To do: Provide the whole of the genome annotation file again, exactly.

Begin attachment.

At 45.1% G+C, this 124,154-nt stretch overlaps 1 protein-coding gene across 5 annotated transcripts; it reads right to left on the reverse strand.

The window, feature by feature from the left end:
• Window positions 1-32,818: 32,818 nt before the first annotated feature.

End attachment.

At 45.1% G+C, this 124,154-nt stretch overlaps 1 protein-coding gene across 5 annotated transcripts; it reads right to left on the reverse strand.

The window, feature by feature from the left end:
• Window positions 1-32,818: 32,818 nt before the first annotated feature.